All people like to make generalizations, but nobody likes to agree with them. I don't want to get into the debate of generalization vs. stereotype here, so I'll leave that to my sociology friends. I find that when I say something along the lines of (any category of people) + (action or characteristic), the recipient will inevitably let me know that their cousin's sister-in-law's manicurist was not like that.
Thank you very much, because your one example just showed me how wrong I was. Let me take it back.
*1 minute later*
Recipient will say, "have you noticed that (people) + (action or characteristic)?"
I'm not sure why we like to find the anecdotal discrepancy. Is it to show that we are open-minded? Is it to demonstrate cleverness? Perhaps it gets at our own fears of being put in a box?
The other option for such generalizations is to tell me how persons outside said group also exhibit the same behaviors. College students love bubble tea? Little kids love it too!
I think generalizations are incredibly helpful as long as they aren't rules and standards. One might argue that having generalizations predisposes you to making incorrect assumptions, but I think everybody's going to make them anyway. Better to have guidelines and hold them loosely than meet everyone with a clean slate. The latter is impossible anyway.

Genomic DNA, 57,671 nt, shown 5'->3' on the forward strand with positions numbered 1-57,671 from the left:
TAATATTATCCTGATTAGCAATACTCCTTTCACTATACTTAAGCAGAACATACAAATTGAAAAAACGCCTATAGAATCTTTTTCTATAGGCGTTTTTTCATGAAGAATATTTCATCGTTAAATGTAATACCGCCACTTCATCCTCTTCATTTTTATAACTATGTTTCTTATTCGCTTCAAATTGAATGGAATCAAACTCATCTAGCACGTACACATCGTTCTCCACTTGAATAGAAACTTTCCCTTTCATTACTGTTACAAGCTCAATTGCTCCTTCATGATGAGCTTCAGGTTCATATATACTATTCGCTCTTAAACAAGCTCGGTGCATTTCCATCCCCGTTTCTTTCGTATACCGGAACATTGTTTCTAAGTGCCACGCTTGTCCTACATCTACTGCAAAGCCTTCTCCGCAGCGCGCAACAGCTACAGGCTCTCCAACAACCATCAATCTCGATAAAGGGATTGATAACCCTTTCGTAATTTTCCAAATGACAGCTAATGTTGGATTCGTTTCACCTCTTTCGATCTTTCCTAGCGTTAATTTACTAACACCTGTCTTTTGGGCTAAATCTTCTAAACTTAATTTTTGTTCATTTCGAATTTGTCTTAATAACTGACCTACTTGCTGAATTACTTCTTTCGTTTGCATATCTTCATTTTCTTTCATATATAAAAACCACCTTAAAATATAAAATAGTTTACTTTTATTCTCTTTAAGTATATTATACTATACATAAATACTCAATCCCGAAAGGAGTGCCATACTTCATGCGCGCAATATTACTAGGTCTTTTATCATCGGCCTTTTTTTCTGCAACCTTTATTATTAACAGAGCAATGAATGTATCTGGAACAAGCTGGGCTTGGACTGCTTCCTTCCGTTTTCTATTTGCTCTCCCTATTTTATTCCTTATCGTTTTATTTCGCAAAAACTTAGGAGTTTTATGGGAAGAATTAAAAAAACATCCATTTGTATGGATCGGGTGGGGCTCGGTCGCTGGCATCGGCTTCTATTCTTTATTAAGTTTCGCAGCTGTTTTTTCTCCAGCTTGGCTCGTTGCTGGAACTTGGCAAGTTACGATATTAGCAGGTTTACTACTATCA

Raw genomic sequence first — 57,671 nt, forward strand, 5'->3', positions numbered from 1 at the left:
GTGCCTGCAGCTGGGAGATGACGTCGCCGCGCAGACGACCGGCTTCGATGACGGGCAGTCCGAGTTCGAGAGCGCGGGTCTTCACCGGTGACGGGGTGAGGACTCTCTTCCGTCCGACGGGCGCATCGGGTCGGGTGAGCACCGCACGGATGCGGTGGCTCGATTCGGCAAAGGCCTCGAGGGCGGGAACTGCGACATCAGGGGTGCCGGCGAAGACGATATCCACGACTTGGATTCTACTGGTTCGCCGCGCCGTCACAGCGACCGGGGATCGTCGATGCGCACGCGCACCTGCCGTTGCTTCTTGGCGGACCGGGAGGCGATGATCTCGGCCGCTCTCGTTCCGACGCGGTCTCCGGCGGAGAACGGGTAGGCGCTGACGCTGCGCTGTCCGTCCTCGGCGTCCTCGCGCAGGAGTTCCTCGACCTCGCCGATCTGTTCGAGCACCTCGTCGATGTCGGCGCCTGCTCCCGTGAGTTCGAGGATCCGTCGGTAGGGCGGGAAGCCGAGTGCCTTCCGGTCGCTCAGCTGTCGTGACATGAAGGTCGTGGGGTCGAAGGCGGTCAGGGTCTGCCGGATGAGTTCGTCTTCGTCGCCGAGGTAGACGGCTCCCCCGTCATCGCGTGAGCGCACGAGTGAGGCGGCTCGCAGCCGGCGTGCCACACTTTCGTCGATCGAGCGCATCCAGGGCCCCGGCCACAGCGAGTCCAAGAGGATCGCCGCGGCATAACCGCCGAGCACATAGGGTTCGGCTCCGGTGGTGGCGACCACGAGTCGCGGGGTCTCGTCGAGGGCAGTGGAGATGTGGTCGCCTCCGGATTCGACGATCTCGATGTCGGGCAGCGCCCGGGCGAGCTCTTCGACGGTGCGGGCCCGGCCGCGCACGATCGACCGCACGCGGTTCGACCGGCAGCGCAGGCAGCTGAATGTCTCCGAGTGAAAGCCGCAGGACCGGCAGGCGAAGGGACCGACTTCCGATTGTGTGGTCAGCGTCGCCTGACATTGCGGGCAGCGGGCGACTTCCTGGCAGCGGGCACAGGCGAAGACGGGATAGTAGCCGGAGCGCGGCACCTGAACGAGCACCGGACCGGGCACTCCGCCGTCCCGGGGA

Recently someone pointed me to stuffwhitepeoplelike.com. It's rather funny although you could probably more accurately describe it as stuffwhiteyuppyliberalpeoplelike.com. I checked to see if there was a stuffyellowpeoplelike.com. It exists although there are only two posts, and the most recent one is from March. In future posts, I'd like to try my hand at this topic. Here are some ideas:
#1 Feeding other people
#2 Great Bargains